A-13 If the payor spouse is required to make any such substitute payments, none of the otherwise qualifying payments will qualify as alimony or separate maintenance payments. The divorce or separation instrument need not state, however, that there is no liability to make any such substitute payment.

Q-14 Under what circumstances will one or more payments (in cash or property) which are to occur after the death of the payee spouse be treated as a substitute for the continuation of payments which would otherwise qualify as alimony or separate maintenance payments?

A-14 To the extent that one or more payments are to begin to be made, increase in amount, or become accelerated in time as a result of the death of the payee spouse, such payments may be treated as a substitute for the continuation of payments terminating on the death of the payee spouse which would otherwise qualify as alimony or separate maintenance payments. The determination of whether or not such payments are a substitute for the continuation of payments which would otherwise qualify as alimony or separate maintenance payments, and of the amount of the otherwise qualifying alimony or separate maintenance payments for which any such payments are a substitute, will depend on all of the facts and circumstances.

Example 1.
Under the terms of a divorce decree, A is obligated to make annual alimony payments to B of $30,000, terminating on the earlier of the expiration of 6 years or the death of B. B maintains custody of the minor children of A and B. The decree provides that at the death of B, if there are minor children of A and B remaining, A will be obligated to make annual payments of $10,000 to a trust, the income and corpus of which are to be used for the benefit of the children until the youngest child attains the age of majority. These facts indicate that A's liability to make annual $10,000 payments in trust for the benefit of his minor children upon the death of B is a substitute for $10,000 of the $30,000 annual payments to B. Accordingly, $10,000 of each of the $30,000 annual payments to B will not qualify as alimony or separate maintenance payments.
Example 2.
Under the terms of a divorce decree, A is obligated to make annual alimony payments to B of $30,000, terminating on the earlier of the expiration of 15 years or the death of B. The divorce decree provides that if B dies before the expiration of the 15 year period, A will pay to B's estate the difference between the total amount that A would have paid had B survived, minus the amount actually paid. For example, if B dies at the end of the 10th year in which payments are made, A will pay to B's estate $150,000 ($450,000-$300,000). These facts indicate that A's liability to make a lump sum payment to B's estate upon the death of B is a substitute for the full amount of each of the annual $30,000 payments to B. Accordingly, none of the annual $30,000 payments to B will qualify as alimony or separate maintenance payments. The result would be the same if the lump sum payable at B's death were discounted by an appropriate interest factor to account for the prepayment.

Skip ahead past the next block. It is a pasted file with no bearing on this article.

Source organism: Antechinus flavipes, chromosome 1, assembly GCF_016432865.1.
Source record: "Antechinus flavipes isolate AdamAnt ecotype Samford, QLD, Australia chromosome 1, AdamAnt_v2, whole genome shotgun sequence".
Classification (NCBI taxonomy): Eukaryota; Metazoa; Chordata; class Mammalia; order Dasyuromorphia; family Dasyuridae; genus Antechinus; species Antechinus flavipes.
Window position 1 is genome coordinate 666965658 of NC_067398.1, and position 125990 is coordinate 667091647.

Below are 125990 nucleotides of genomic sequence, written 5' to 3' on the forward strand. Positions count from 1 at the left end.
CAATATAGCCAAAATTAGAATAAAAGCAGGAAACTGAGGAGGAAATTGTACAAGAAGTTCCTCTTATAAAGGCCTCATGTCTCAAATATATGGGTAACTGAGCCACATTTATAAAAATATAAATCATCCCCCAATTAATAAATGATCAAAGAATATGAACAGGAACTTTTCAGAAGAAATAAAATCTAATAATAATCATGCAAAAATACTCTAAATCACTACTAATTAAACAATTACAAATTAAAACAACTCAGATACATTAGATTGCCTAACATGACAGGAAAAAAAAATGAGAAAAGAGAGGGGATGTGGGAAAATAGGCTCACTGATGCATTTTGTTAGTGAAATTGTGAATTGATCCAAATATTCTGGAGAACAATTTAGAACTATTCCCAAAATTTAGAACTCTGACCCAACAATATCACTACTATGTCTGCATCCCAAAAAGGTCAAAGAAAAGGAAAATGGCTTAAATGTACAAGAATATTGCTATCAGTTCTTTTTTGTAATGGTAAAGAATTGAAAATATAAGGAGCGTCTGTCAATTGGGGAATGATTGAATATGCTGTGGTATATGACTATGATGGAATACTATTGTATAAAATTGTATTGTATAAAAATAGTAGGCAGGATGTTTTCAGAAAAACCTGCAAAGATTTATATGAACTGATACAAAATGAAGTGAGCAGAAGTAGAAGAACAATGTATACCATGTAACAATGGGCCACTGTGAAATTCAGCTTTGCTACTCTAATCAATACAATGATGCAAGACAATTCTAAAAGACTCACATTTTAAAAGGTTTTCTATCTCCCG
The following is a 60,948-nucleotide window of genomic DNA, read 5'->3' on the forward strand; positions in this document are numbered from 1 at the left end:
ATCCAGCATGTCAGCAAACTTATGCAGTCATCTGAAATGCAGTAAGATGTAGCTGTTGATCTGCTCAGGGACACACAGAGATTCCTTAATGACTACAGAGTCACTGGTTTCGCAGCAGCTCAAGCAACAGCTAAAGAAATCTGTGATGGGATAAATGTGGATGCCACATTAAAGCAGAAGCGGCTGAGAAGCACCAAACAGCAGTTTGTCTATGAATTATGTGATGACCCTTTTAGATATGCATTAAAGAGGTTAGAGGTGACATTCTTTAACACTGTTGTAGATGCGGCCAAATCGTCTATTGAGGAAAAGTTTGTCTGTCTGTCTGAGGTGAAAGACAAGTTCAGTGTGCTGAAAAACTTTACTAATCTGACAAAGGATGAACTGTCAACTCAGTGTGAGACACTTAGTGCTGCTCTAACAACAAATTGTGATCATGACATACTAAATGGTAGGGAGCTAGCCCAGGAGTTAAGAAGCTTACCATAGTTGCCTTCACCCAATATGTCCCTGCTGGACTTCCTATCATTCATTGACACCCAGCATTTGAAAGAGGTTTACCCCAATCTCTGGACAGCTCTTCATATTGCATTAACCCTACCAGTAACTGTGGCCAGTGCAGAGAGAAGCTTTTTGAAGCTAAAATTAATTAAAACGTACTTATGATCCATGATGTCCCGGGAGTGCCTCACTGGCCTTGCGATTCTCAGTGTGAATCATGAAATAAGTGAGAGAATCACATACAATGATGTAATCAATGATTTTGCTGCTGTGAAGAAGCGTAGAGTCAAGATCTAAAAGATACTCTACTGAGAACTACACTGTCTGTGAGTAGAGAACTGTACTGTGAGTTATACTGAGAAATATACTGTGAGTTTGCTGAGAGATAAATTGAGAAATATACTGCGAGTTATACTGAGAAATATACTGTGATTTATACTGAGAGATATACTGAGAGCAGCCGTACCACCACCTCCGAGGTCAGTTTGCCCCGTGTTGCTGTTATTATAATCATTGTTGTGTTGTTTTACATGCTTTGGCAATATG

Child support payments.

Q-15 What are the consequences of a payment which the terms of the divorce or separation instrument fix as payable for the support of a child of the payor spouse?

A-15 A payment which under the terms of the divorce or separation instrument is fixed (or treated as fixed) as payable for the support of a child of the payor spouse does not qualify as an alimony or separate maintenance payment. Thus, such a payment is not deductible by the payor spouse or includible in the income of the payee spouse.

Q-16 When is a payment fixed (or treated as fixed) as payable for the support of a child of the payor spouse?

A-16 A payment is fixed as payable for the support of a child of the payor spouse if the divorce or separation instrument specifically designates some sum or portion (which sum or portion may fluctuate) as payable for the support of a child of the payor spouse. A payment will be treated as fixed as payable for the support of a child of the payor spouse if the payment is reduced (a) on the happening of a contingency relating to a child of the payor, or (b) at a time which can clearly be associated with such a contingency. A payment may be treated as fixed as payable for the support of a child of the payor spouse even if other separate payments specifically are designated as payable for the support of a child of the payor spouse.

Q-17 When does a contingency relate to a child of the payor?

A-17 For this purpose, a contingency relates to a child of the payor if it depends on any event relating to that child, regardless of whether such event is certain or likely to occur. Events that relate to a child of the payor include the following: the child's attaining a specified age or income level, dying, marrying, leaving school, leaving the spouse's household, or gaining employment.